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Did Elbert Hubbard, the "sage of East Aurora," foresee his own death on the doomed Lusitania -- or was he simply a master salesman, concerned about the fate of his business while he was away?

A newly revealed cache of letters from the founder of the Roycrofters offers hints but no answers, while adding more than a few pages of history to the Hubbard saga.

"Keep close to Butch and brace him up," Hubbard wrote in a last letter to his general manager, postmarked on the day the Lusitania sailed from New York on a voyage that would help plunge the United States into World War I.

Addressed to Edward J. "Felix" Shay, who would work with Elbert "Butch" Hubbard II while the master himself was away, the hastily written note was purchased two years ago by a Toronto-area businessman from a grandson of the former Roycroft general manager.

It could be the last surviving work by a man who was one of the most influential authors of the century's early years, a promoter of initiative, dedication and loyalty in the workplace.

"There are two letters Elbert posted, dropped in the mail, on April 30 -- the day the Lusitania sailed," noted Ron Sakuta, who bought the packet of about 150 letters as an "add-on" to a deal involving about half a dozen pieces of original Roycroft furniture kept in a barn near Hamilton, Ont.

Both letters appear to have been written a day or two after the last previously known Hubbard letter, sent to a Buffalo businessman and now part of the Rare Book Room collection at the Buffalo and Erie County Public Library.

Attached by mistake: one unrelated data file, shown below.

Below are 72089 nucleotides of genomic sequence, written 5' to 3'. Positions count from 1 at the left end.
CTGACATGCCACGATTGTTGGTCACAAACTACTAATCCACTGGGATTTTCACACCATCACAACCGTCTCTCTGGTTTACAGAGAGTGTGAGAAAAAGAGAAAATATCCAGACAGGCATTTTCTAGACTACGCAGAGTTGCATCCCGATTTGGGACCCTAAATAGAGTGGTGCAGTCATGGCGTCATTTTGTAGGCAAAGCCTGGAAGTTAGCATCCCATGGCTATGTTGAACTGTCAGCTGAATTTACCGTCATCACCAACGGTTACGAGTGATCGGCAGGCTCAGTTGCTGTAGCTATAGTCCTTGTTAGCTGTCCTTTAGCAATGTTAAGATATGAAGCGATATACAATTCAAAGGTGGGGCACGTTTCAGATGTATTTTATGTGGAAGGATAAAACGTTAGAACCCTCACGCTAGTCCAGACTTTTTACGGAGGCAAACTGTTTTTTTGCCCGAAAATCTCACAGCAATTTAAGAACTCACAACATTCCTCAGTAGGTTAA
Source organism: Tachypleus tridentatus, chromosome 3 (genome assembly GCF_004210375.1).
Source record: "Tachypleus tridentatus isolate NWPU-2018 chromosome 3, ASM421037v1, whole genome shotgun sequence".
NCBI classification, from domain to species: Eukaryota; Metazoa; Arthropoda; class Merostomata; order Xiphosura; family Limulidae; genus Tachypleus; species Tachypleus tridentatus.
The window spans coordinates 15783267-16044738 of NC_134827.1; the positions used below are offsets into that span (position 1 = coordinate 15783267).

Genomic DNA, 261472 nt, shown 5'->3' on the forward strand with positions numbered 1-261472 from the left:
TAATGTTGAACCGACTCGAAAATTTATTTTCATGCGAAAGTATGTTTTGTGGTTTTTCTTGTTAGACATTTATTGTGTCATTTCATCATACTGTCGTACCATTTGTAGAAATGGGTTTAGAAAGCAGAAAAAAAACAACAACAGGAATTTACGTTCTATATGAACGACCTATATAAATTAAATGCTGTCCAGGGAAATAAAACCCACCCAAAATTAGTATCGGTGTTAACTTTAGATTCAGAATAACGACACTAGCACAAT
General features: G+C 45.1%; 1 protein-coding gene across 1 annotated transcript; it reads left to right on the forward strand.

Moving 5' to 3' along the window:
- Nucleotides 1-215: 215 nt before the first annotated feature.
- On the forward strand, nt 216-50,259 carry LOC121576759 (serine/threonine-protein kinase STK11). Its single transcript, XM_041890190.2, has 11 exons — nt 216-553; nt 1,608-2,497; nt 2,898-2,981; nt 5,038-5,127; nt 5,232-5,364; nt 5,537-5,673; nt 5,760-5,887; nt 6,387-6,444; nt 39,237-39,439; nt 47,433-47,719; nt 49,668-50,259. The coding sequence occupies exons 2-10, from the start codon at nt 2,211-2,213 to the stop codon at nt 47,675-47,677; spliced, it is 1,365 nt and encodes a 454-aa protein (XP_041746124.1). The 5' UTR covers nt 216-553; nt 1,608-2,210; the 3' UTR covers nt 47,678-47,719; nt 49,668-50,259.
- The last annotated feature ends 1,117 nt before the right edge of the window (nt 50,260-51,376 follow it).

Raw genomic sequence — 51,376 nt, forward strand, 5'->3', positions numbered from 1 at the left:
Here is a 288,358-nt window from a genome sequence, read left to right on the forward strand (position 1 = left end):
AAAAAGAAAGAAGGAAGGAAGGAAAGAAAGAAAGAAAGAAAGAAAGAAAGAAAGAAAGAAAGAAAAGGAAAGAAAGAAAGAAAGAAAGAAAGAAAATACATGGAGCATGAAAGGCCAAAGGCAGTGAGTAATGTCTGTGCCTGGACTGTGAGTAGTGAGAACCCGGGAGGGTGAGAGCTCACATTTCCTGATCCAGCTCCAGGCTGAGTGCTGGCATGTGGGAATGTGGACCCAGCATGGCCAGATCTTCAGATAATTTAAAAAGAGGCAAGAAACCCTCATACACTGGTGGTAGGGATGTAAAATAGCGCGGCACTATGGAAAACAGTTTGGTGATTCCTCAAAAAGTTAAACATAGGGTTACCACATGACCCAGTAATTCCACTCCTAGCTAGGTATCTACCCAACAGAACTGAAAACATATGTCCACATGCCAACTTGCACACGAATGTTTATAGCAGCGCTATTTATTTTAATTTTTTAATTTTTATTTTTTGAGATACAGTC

In that letter, Hubbard mused about a possible rendezvous with a German mine or submarine -- a reverie that came true on May 7, 1915, when a German torpedo triggered an explosion that took the Lusitania to the bottom of the Atlantic, off Ireland. Hubbard
and his second wife, Alice, were among the victims.

The letters, and a previously unknown photograph of Hubbard and his family, have lingered in Sakuta's safe since the purchase. A potential trade for furniture with the Roycroft campus fell through, he added.

"I've enjoyed having these letters for two years, but I wish someone could find a way to get them down to this part of the world," Sakuta said this week in Buffalo.

The packet was kept by Shay, apparently given his pen name of Felix by Hubbard himself. A marketing and advertising man who also wrote for Hubbard's magazines, the Philistine and the Fra, Shay joined the Roycrofters in 1909, left in 1912 but returned two years later. He eventually resigned gracefully, following differences with Hubbard's son.

Both letters were jotted on the stationery of a Georgia hotel, and apparently posted during a train ride to the Lusitania. Hubbard headed one posted in Columbus, Ohio, as "on the wing, en route to New York."

"I have a new plan that I hope will work out, which we will organize when I get back," Hubbard wrote to the Roycroft general manager. "The whole outfit, however, will have to be reorganized."

In the other, Hubbard indulged the flair for drama that he used to bolster his business prospects: "I will get some Hot War Dope in Europe, that we can feature in FRA and Philistine, and that will help boom subs (subscriptions)," he wrote.

"Most of the letters deal with business matters, along with a little 'let's go horseback riding,' 'bring the wife over,' that sort of thing," said Sakuta, a Michigan native who now lives in Milton, Ont.

Also included in the packet were letters written to Shay by the businessmen and admirers with whom he and Hubbard dealt -- men like George S. Parker of the pen company, seed supplier W. Atlee Burpee, Hugh Chalmers of the Chalmers Motor Car Co., and Navy secretary Josephus Daniels.

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